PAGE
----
Amongst the Christmas presents the Chancellor George Osborne is expected to give to the British economy tomorrow in his Autumn Statement is one high on the wish list of energy-intensive businesses: relief on their carbon taxes.
It's expected that the combined effect of the compensation measures on the table will be to reduce energy bills for such UK firms by 5-10%.
The rebate will be worth a total of about ￡212 million for the period 2012-2016 to those affected by the EU Emissions Trading Scheme (EU-ETS) tax and the Climate Change Levy (CCL), and ￡250 million in the form of rebates and compensation for those affected by the upcoming carbon price floor.
High energy users, and Conservatives, have been complaining that these taxes harm their international competitiveness, citing the fact that their German competitors, for instance, benefit from carbon tax rebates worth more than €5 billion a year, paying only €0.5 of a €35 tax.
For example, medium-sized cement manufacturer CEMEX faces an alleged ￡20 million bill for complying with carbon legislation, and the multinational Tata Steel has claimed that the tax proposals are making it think twice about a ￡1.2 billion investment in the UK.
Critics argue that a rebate will reduce the incentive on firms to save energy, saying that the Climate Change Agreements (CCA), which thousands of such firms have signed up to and which entitle them to reductions on the Levy in return for saving energy, are creating real savings in energy bills and carbon emissions.
The Department for Business will consult on the proposals soon.
The EU-ETS sets a cap on companies’ carbon emissions. If they want to emit more, they must buy credits that each represent one tonne of CO2.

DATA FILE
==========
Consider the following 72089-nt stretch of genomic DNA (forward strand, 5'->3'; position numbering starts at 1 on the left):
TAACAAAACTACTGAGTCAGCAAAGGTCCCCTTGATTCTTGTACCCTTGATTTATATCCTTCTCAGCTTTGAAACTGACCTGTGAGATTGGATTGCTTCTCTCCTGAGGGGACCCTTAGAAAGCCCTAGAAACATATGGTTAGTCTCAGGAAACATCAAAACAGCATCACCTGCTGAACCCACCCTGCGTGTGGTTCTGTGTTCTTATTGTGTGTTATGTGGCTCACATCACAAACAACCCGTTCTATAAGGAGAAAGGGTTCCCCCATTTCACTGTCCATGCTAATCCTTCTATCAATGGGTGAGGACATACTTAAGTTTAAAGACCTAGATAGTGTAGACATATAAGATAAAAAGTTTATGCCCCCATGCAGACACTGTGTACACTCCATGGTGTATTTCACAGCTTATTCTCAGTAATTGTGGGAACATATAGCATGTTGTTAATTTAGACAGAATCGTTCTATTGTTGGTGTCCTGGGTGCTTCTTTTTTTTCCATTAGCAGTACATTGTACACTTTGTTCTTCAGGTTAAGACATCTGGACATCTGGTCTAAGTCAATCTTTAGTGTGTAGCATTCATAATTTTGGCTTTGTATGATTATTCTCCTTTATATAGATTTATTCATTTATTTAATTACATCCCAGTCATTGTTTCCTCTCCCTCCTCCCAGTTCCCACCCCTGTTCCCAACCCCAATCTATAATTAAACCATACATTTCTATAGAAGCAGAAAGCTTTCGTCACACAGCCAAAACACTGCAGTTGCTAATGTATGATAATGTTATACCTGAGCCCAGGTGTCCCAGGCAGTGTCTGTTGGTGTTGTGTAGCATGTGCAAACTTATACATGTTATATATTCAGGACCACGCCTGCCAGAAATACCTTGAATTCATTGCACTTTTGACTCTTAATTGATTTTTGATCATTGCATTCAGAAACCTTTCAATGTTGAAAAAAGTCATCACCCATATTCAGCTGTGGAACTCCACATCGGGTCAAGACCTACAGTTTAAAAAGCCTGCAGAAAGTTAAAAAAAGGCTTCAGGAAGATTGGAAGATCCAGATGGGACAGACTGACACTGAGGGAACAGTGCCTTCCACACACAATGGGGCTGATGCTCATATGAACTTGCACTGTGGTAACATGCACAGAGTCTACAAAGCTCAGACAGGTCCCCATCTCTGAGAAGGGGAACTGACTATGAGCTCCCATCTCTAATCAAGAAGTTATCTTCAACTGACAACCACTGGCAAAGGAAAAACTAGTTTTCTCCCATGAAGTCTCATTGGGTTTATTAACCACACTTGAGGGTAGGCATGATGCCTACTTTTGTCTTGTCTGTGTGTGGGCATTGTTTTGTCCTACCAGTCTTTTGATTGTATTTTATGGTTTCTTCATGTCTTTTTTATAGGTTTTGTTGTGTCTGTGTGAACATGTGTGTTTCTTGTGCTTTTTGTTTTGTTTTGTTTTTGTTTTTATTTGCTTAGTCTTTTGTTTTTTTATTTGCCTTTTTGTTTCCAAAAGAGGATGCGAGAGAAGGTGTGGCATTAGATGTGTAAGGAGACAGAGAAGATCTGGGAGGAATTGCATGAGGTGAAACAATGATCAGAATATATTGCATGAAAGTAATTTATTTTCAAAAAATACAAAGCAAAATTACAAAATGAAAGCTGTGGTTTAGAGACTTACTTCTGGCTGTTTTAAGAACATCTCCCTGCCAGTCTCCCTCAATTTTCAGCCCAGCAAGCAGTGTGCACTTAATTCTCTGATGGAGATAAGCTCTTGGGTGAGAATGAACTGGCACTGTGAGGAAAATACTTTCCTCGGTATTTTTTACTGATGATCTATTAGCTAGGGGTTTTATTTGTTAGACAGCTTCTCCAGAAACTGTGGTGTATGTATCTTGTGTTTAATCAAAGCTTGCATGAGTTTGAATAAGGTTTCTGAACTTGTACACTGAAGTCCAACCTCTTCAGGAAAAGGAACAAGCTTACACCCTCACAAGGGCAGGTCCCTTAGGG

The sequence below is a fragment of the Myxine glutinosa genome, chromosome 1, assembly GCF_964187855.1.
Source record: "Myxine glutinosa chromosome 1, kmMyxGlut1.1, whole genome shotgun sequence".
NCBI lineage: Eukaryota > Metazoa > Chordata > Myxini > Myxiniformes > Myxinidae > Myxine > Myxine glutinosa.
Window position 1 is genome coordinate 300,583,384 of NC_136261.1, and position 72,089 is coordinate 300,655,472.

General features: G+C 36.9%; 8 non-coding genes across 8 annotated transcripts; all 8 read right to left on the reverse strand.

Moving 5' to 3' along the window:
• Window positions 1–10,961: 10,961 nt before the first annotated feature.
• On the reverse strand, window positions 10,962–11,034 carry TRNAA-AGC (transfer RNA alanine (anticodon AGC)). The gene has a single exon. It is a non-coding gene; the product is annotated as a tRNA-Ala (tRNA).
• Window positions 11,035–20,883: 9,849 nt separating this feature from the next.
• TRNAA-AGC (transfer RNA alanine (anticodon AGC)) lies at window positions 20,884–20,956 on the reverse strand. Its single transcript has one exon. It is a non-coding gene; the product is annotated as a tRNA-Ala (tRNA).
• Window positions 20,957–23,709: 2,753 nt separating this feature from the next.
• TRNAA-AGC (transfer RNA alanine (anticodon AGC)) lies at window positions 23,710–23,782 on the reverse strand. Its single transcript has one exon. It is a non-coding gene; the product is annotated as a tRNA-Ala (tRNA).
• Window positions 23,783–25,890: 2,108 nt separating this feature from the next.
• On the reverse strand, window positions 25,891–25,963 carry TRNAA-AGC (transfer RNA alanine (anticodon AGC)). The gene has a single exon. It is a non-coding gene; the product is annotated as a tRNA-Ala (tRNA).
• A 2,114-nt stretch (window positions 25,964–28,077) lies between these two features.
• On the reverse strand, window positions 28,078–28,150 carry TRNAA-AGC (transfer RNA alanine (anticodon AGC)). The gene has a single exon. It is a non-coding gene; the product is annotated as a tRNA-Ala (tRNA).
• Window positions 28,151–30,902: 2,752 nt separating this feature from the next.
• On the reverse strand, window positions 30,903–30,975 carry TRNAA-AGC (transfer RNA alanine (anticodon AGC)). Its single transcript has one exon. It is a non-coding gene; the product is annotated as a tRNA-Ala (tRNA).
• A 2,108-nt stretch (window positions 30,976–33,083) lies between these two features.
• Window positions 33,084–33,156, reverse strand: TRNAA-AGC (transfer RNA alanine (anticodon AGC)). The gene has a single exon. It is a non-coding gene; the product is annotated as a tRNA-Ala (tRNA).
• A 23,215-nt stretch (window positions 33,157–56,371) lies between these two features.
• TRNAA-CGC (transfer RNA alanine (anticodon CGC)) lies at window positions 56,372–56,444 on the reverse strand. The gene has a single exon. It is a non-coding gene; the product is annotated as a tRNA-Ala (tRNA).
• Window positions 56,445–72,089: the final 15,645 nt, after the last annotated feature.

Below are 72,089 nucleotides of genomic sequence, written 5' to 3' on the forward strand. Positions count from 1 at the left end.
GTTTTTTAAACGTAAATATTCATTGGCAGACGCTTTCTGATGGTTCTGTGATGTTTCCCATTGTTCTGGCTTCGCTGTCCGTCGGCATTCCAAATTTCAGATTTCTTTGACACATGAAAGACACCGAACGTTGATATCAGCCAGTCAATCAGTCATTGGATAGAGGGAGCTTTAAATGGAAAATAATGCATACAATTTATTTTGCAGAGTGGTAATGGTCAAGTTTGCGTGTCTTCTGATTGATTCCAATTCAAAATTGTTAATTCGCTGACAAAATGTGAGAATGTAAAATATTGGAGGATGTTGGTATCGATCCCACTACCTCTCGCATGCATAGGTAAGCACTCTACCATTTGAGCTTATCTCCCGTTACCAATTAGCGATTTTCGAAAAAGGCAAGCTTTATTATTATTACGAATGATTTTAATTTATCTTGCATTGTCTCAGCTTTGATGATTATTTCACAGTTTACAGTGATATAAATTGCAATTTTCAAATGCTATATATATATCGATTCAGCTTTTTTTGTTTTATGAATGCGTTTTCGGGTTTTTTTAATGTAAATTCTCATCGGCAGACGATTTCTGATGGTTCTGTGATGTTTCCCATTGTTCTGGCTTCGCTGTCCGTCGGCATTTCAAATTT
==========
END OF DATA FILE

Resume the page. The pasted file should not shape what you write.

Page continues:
The Treasury's planned compensation for the effect of the EU-ETS on big emitters will total ￡12 million in 2012/13 and ￡50 million in each of the following tax years.
The new carbon price floor, to be introduced in 2013, will artificially increase the price of these credits from that set by the market to that set by the government. The Treasury's proposal is for this regulated price to be almost double the current, lowest-ever, market price: ￡16 per tonne of CO2 in 18 months' time, rising to ￡30 per tonne by 2020.
The effect of the price floor is therefore likely to be keenly felt, since the price of carbon is rock bottom at the moment.
The compensation amount suggested to cushion this effect is ￡40 million in 2013 and ￡60 million in 2014.
The purpose of the price floor is to provide funding for investment in green technology; whereas the CCL revenue disappears into the Treasury's general accounts. (The previous Labour government had originally intended the CCL to fund green investment.)
The Treasury has also signalled that the discount on the CCL for those signed up to the CCA will rise to 90% from April 1, 2013, up from the 80% already scheduled. This follows Osborne's reduction of it from 80% to 65% earlier this year.
This change will cost the taxpayer ￡40m over 2013-2015.
Furthermore, the energy-guzzling industries, which include the glass, paper, cement, chemicals, oil, metals, plastics and food sectors, will also receive protection from any price changes resulting from the measures to reform the electricity market currently being discussed.
"[The measures] will help make sure energy intensive industries are internationally competitive, but the government remains committed to the green agenda and to cutting carbon emissions by 80 percent by 2050," a Treasury source said.
Greenpeace was quick to criticise the proposals. “Energy intensive users already received a huge windfall when they were handed free pollution permits under the emissions trading scheme," said Doug Parr, its policy director.
"Now is not the time for George Osborne to be caving in to the special pleading of vested interests.”